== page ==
The sudden lurch in 2012 was, to say the least, hugely disconcerting. The precrisis period turned Brazil into a modern economy, pulling an estimated 40 million out of poverty. But it wasn’t yet a solidified state, like China the country depended too much on external factors as its growth engine. It is much more than an understatement to say that a slowdown in the United States that year and a re-recession in Europe were not welcome developments.
By early 2013, however, conditions appeared to be improving. That was the international consensus among economists and policymakers, for whom the mantra of “if it’s not contracting it must be growing” always applies. For Brazil, it appeared to be nothing more than a temporary stumble before resuming its miracle status. The Rousseff government, after first considering rejection, would eventually approve a 20 centavo increase in the bus fare (about 7%), however it would be delayed until June rather than as usual coming in January or February just to be sure.
At the outset of 2013, Dilma Rousseff, Brazil’s relatively new President, was incredibly popular. Taking office on New Year’s Day 2011, she had seen the country through its more recent turmoil and having apparently succeeding in doing so. Her government was the first in 2011 to utter “currency wars” as a charge against the so-called developed world, committing its central bank to reverse swaps against the dollar so as to push the real as best as possible lower.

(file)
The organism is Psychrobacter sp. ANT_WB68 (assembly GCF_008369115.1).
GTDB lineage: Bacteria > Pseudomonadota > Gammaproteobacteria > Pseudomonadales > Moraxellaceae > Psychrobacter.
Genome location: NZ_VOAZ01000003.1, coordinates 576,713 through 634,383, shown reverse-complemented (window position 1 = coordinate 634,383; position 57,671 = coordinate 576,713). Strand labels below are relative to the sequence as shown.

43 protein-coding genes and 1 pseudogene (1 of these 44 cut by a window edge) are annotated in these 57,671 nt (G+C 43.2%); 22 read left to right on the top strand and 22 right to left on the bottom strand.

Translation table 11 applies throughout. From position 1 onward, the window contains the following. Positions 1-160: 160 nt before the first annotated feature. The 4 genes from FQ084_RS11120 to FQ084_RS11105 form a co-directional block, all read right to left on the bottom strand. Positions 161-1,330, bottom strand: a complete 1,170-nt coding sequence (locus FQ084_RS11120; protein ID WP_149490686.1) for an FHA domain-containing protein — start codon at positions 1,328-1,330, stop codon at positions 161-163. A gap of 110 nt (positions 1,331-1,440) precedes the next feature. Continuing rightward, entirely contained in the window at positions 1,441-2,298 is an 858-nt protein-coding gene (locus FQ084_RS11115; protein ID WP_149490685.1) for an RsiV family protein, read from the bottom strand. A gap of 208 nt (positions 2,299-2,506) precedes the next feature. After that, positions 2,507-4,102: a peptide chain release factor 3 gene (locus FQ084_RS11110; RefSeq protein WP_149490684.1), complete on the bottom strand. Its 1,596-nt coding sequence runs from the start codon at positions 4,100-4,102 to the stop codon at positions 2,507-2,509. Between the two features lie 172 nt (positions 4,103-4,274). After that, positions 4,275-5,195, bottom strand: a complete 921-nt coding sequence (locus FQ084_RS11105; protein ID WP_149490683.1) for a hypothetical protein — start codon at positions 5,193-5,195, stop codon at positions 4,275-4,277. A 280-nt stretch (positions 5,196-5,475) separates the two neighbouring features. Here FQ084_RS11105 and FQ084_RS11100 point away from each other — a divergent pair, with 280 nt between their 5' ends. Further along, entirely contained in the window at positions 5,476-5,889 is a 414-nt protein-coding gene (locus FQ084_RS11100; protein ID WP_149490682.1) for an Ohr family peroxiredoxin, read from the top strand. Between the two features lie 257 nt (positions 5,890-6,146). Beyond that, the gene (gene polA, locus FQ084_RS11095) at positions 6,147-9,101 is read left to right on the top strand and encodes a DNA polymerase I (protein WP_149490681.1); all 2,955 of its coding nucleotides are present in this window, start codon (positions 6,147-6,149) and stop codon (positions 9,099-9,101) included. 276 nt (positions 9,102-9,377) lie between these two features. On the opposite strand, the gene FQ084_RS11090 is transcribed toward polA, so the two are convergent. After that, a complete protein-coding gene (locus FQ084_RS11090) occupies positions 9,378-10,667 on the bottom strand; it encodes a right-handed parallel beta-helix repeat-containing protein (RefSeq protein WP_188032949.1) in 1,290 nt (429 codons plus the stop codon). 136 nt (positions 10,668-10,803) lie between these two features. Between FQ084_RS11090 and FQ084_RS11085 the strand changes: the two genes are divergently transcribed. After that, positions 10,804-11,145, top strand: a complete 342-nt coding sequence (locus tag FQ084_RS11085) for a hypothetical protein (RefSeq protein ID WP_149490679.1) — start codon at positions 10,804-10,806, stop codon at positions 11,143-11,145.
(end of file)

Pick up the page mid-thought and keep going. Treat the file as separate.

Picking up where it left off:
Opinion polls in early 2013 showed her with dictator-like 92% support. A separate poll from January 2013 recorded the same 92% optimism, as that proportion of Brazilians was expecting the economy to improve or at least remain stable for the year. Instead, there was massive protests all over the country in June over bus fares.
It wasn’t, of course, purely about the cost of transportation. There was a palpable uncertainty behind it all that though Brazilians may have been outwardly confident there was no shaking off tension and unease. They surely wanted to believe economists, as all people in these circumstances do, but also a realization that Brazil’s very economic security rested on a knife’s edge rather than the broad foundation of prosperity they had thought collectively achieved in the two decades since the inflationary disaster. The expansion especially in the middle 2000’s seemed to be destiny, but also too good to be true.